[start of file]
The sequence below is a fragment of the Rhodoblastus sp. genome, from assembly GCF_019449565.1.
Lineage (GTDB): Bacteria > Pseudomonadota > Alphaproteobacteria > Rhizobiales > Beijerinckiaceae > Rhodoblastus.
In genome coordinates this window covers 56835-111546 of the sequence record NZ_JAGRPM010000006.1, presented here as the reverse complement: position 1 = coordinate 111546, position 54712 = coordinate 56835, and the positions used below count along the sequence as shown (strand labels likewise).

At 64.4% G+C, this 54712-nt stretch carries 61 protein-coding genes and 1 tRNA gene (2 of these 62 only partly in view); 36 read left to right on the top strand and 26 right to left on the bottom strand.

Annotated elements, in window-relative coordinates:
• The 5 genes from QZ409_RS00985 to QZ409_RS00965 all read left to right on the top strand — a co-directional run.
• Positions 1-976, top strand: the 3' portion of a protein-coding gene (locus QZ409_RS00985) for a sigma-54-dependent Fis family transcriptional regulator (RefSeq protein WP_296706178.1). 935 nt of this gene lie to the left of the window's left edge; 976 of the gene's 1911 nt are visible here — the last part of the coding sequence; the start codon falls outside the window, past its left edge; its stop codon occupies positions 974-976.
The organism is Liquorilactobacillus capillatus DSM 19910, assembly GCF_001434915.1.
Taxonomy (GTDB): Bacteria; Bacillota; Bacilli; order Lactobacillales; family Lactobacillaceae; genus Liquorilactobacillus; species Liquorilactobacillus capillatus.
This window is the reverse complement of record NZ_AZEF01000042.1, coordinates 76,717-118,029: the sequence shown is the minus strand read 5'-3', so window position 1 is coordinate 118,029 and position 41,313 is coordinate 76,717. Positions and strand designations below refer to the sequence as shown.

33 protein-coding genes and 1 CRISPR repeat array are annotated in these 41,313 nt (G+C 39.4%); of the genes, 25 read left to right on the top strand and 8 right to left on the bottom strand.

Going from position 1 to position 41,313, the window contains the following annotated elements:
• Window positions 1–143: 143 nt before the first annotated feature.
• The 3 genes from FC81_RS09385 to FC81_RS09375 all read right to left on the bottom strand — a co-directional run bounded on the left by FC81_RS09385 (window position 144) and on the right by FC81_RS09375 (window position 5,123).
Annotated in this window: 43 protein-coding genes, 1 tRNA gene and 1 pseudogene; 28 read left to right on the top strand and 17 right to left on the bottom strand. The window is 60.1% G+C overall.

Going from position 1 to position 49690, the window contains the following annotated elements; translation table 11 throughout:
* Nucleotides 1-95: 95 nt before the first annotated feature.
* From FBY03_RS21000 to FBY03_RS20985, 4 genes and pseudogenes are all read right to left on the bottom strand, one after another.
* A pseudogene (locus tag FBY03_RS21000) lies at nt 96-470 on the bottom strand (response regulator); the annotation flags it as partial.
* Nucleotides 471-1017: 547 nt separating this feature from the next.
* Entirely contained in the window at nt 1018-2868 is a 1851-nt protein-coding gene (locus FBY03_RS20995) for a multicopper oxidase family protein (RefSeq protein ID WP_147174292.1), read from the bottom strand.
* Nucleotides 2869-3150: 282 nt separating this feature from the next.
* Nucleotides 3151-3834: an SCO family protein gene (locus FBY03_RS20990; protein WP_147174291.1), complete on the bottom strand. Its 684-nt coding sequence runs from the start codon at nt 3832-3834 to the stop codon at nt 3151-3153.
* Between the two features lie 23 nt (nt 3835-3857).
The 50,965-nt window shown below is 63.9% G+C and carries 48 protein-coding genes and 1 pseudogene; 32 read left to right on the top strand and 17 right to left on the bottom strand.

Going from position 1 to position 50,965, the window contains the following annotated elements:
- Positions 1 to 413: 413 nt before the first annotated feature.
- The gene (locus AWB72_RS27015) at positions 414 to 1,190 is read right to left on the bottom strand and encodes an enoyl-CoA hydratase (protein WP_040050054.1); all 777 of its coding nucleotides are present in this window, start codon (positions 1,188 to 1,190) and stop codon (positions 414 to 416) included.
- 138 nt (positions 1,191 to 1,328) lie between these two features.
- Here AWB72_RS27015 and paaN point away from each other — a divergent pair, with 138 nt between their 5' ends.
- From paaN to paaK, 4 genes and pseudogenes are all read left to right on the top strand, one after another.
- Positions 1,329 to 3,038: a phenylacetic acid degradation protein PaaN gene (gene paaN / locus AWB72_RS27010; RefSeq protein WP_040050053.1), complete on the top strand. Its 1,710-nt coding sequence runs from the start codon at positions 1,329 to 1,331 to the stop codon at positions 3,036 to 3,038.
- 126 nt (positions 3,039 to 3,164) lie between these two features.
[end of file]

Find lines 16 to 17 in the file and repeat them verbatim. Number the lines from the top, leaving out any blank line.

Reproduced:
Going from position 1 to position 49690, the window contains the following annotated elements; translation table 11 throughout:
* Nucleotides 1-95: 95 nt before the first annotated feature.